Top o’ the mornin’ to ya! With but a week to go until St. Patrick’s Day, we think that it’s about time to profile the Irish Dry Stout… possibly one of the most misunderstood styles of beer ever made. Why? Well, surely you’ve heard people complain about how they “can’t drink that dark beer, like Guinness, because it’s just too heavy.” These are the same people who say that Holly Madison is too heavy. The Irish Dry Stout is one of the lightest beers you can buy – with fewer calories than an equivalent serving of Skim Milk. Sure – its’ rich, creamy tan head and black body can be a bit deceiving. But if your mom always said not to judge a book by its cover, then tell your closed-minded friend to heed mom’s advice, and go sample a couple pints of this optical illusion before disparaging it.
What to Expect
So I’ll go out on a limb, and assume that you’ve had a Guinness Draught before. A fine representation of the style, indeed, as it has a light roasty quality in both aroma and flavor, with a thin body, and relatively lactic finish. The Irish Dry Stout should have an aroma and flavor profile akin to coffee grinds and cocoa powder from the roasted barley, with the flavor containing an additional kiss of bitter hoppyness (think English varieties), and a moderate acidic sour pull through the finish. The body should be quite creamy, with just a touch of carbonation – making it score really high on the “drinkability” meter.
3 word summary: Roasty, Bittersweet, Creamy.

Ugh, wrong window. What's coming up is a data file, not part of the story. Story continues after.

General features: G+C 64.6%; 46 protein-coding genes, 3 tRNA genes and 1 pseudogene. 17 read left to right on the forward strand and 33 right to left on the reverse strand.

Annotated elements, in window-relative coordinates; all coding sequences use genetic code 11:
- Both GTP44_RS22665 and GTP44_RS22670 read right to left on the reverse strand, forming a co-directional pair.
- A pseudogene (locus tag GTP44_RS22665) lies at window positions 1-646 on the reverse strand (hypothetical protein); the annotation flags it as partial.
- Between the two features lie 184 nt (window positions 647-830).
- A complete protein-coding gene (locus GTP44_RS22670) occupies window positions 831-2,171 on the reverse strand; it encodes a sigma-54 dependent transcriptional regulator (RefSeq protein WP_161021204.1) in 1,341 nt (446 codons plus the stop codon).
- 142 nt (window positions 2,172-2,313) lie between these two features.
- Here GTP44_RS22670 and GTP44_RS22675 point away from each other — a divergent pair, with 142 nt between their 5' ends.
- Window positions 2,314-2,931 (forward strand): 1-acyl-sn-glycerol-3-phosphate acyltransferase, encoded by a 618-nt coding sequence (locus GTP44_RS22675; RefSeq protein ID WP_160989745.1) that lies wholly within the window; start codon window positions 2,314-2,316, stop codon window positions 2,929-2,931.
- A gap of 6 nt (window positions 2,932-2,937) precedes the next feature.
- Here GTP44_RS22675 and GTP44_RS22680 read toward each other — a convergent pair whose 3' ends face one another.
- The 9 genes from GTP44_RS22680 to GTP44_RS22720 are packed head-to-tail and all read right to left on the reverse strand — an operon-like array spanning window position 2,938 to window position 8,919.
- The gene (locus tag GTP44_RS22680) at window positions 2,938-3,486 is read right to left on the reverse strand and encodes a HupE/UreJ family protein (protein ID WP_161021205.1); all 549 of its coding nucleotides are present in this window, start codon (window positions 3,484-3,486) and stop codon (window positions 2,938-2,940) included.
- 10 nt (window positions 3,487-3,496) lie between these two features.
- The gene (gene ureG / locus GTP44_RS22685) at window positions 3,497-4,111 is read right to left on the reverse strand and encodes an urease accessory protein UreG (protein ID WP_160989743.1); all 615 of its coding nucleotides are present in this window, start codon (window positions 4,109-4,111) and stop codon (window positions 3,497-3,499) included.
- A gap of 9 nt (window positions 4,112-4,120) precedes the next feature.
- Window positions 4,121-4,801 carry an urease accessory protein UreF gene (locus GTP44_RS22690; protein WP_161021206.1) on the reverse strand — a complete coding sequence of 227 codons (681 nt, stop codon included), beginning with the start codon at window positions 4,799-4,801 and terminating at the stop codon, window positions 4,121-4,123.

Below is the Gateway Beers representation of the typical characteristics you can expect in an Irish Dry Stout:
For a more thorough description of the style, check out the write-up by the folks at the Beer Judge Certification Program.
People will argue passionately about this topic – how to best serve your Irish Dry Stout. Draft only, on nitrogen, double-pour (taking exactly 119.5 seconds), at a certain temperature, with a happy little shamrock in the head… and then there are “the others” who will pour a can into a pint glass, drop in a shot of Bailey’s and Irish Whiskey, and chug it in 3 seconds before chest-pumping their boys. But whether you’re sipping it at a fine Irish establishment, or enjoying one at home, may we recommend at least serving it in the traditional stout-style pint glass or mug, and closer to 50° than your iced-out cold Cuurs light.
Irish stews and meat pies. Yep, that should do it.
Ok, if you want to mix it up a bit, oysters have always been a fan-favorite with this style, and just about any salty meat such as ham or prosciutto work well, too. Fondue, boxty bread, and a coffee-infused chocolate mousse waiting in the wings for dessert will be just smashing.
There are about 15 varieties of Irish Dry Stout you can buy in a ‘packaged’ format (bottles/cans) here in Southeastern PA, across our area’s best take-out beer stores and distributors – we’d recommend starting with these three:
– O’Hara’s Irish Stout, 4.3% ABV (Carlow, Ireland)
– Avery Out of Bounds Stout, 6.3% ABV (Boulder, CO)
– North Coast Old #38 Stout, 5.6% ABV (Fort Bragg, CA)
If you find yourself in a fine craft beer dispensing establishment, we’d also recommed looking out for the following “draft-only” seasonal varieties: Victory’s Donnybrook Stout, Sly Fox O’Reilly’s Irish Stout, and Cigar City’s new Patio Tools.
For additional options leading up to St. Patty’s Day, connect with us on FACEBOOK for our daily picks this week. Sláinte!